...but atheism *is* just as whacked as religion. It's a stated certainty without any universally approved evidence to back it up, just like any religion. The only sane stance is "I don't know." I love it how people say, "I believe in God because I just can't believe that life formed by itself." Ok, but... because you can't believe life formed by itself, you *can* believe all the random stuff in the Bible? Or the Qu'ran? Or the ? That makes no sense either. Believe in "God" if your brain is tired of trying to assimilate non-metaphysical explanations of life's beginnings, but don't call that a reason to tack on all sorts of other nonsense. You may as well be saying, "Because I just don't understand the science, I've decided that The Lord of the Rings is a factual, historical account of prehistoric man."

    You can still put up a Christmas tree and fill your kids' stockings if you don't believe in God. Really, quitting the God habit is far easier than ridding yourself of most other bad habits, and hey! 2013 is young! Let this be the year you declare that you've really been given no evidence that Jesus or God ever did... anything! And that the only reason you believe is because, like most believers, your parents told you something and you took their word for it. There's no shame in being a gullible kid, but being a brainwashed adult is a sad, sad thing.

    Cheers!

    January 8, 2013 at 11:16 pm |
    • Bob

      Why don't you believe in the flying spaghetti monster? It's impossible to prove that it doesn't exist. I can think of an infinite number of things which are impossible to prove, does that mean we should believe in all of them? What does that even mean? Why should the Christian god get some special place in this infinite space of non-provable possibilities?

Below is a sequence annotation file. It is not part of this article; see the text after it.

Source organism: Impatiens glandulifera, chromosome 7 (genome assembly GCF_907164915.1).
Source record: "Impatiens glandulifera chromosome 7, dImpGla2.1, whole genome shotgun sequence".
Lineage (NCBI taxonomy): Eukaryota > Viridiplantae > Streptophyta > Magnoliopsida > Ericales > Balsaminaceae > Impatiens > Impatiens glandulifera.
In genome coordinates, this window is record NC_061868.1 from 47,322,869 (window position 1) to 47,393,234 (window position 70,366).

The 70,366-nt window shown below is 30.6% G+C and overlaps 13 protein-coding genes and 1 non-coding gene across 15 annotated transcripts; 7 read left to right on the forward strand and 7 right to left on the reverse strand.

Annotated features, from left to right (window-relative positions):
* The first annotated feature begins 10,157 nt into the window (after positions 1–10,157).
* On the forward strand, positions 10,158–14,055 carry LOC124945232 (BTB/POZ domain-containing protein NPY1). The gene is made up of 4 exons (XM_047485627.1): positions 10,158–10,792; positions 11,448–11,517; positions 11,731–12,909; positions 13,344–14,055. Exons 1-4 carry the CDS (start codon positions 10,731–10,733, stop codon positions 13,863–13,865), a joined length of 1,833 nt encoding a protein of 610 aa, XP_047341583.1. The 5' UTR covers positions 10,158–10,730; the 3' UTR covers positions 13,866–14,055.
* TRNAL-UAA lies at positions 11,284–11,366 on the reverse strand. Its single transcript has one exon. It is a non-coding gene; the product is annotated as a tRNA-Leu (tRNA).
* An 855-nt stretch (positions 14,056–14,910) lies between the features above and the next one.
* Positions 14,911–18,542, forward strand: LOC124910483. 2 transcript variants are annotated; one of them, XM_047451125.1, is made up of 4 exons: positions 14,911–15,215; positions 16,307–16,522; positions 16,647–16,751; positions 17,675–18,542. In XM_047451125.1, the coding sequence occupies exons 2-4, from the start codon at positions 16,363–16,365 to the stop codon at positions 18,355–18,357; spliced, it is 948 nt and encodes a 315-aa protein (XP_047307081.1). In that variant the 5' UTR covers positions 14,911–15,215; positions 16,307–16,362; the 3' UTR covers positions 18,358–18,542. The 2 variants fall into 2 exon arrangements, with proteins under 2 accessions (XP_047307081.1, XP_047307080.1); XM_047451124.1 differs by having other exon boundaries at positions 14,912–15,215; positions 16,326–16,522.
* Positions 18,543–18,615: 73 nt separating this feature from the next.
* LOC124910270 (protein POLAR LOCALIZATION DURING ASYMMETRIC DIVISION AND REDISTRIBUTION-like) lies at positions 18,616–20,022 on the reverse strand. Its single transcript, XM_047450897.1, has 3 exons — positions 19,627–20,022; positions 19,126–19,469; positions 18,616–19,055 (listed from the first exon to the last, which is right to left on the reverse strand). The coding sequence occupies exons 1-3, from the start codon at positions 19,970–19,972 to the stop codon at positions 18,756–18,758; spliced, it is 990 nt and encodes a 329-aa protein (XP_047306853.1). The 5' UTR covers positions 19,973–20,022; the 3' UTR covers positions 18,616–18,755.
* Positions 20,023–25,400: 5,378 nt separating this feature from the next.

January 8, 2013 at 11:19 pm |
    • Gadflie

      Aaron, your argument is valid only if your answer to the question "is there really a tooth fairy" is an honest "I don't know".

      January 8, 2013 at 11:24 pm |
    • Bob

      More to your point, do we have to make a blanket statement that all of these things might be possible because it's impossible to prove that they're not? What is the purpose of that statement? Does it really have any meaning if you accept that anything you can't prove might exist but you have no way of knowing?

      January 8, 2013 at 11:25 pm |
    • Luke

      i think if you dont know if something exists, im pretty sure you lack the belief in its existence. then again you might just be confusing agnosticism with atheism. As "i dont know" would fit better under the heading of agnostic. Like if you are asked the question does god exist i would say "i dont know"(agnosticism) , and if you ask me do you believe in god i would say no(atheism).

      January 8, 2013 at 11:28 pm |
    • Aaron

      @Luke: Atheism is not merely a lack of belief, it's belief of a lack. I am nonreligious, not claiming to be in any way certain of how all of this universe came into being. I'll admit that some explanations are more compelling than others, but I could also just be strapped into the Matrix. How would I know?

      @Gadflie: On the contrary; I know that the tooth fairy *does* exist, because I am him. :)

      @Bob: I singled out Christianity (sort of) because that's what the majority of American respondents to this article think "God" means. To your other comment about why everything needs to be possible simply because we lack evidence that it isn't: That's obviously not a practical position to take in most real-world scenarios, however we're talking about deep existential stuff here - the stuff we have eternity to ponder.